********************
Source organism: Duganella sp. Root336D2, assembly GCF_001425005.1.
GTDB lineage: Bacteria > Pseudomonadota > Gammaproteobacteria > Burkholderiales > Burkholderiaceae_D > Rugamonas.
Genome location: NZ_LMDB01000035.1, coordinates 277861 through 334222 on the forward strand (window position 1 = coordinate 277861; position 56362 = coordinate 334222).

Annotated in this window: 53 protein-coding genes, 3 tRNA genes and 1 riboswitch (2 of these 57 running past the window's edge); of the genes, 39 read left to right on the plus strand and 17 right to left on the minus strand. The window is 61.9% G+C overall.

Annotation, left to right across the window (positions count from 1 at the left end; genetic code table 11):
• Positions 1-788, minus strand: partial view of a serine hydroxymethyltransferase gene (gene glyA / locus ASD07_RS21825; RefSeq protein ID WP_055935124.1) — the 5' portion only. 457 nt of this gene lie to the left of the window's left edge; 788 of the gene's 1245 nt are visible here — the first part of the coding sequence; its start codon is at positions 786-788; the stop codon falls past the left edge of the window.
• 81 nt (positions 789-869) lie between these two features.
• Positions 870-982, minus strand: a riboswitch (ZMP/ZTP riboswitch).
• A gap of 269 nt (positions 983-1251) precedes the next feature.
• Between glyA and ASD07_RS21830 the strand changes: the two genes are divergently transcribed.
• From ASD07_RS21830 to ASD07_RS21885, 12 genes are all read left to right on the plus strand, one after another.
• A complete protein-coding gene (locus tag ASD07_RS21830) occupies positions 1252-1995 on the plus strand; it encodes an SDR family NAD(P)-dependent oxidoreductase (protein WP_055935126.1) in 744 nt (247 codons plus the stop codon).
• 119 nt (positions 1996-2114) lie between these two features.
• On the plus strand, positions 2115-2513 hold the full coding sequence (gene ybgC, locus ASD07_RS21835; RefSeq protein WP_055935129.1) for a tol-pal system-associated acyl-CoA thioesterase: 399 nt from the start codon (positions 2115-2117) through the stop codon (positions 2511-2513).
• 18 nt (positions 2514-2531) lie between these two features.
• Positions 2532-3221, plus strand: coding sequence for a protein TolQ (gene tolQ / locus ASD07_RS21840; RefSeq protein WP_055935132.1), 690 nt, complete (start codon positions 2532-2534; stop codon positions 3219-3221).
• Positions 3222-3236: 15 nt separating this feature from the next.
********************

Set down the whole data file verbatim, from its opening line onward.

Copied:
Source organism: Duganella sp. Root336D2, assembly GCF_001425005.1.
GTDB lineage: Bacteria > Pseudomonadota > Gammaproteobacteria > Burkholderiales > Burkholderiaceae_D > Rugamonas.
Genome location: NZ_LMDB01000035.1, coordinates 277861 through 334222 on the forward strand (window position 1 = coordinate 277861; position 56362 = coordinate 334222).

Annotated in this window: 53 protein-coding genes, 3 tRNA genes and 1 riboswitch (2 of these 57 running past the window's edge); of the genes, 39 read left to right on the plus strand and 17 right to left on the minus strand. The window is 61.9% G+C overall.

Annotation, left to right across the window (positions count from 1 at the left end; genetic code table 11):
• Positions 1-788, minus strand: partial view of a serine hydroxymethyltransferase gene (gene glyA / locus ASD07_RS21825; RefSeq protein ID WP_055935124.1) — the 5' portion only. 457 nt of this gene lie to the left of the window's left edge; 788 of the gene's 1245 nt are visible here — the first part of the coding sequence; its start codon is at positions 786-788; the stop codon falls past the left edge of the window.
• 81 nt (positions 789-869) lie between these two features.
• Positions 870-982, minus strand: a riboswitch (ZMP/ZTP riboswitch).
• A gap of 269 nt (positions 983-1251) precedes the next feature.
• Between glyA and ASD07_RS21830 the strand changes: the two genes are divergently transcribed.
• From ASD07_RS21830 to ASD07_RS21885, 12 genes are all read left to right on the plus strand, one after another.
• A complete protein-coding gene (locus tag ASD07_RS21830) occupies positions 1252-1995 on the plus strand; it encodes an SDR family NAD(P)-dependent oxidoreductase (protein WP_055935126.1) in 744 nt (247 codons plus the stop codon).
• 119 nt (positions 1996-2114) lie between these two features.
• On the plus strand, positions 2115-2513 hold the full coding sequence (gene ybgC, locus ASD07_RS21835; RefSeq protein WP_055935129.1) for a tol-pal system-associated acyl-CoA thioesterase: 399 nt from the start codon (positions 2115-2117) through the stop codon (positions 2511-2513).
• 18 nt (positions 2514-2531) lie between these two features.
• Positions 2532-3221, plus strand: coding sequence for a protein TolQ (gene tolQ / locus ASD07_RS21840; RefSeq protein WP_055935132.1), 690 nt, complete (start codon positions 2532-2534; stop codon positions 3219-3221).
• Positions 3222-3236: 15 nt separating this feature from the next.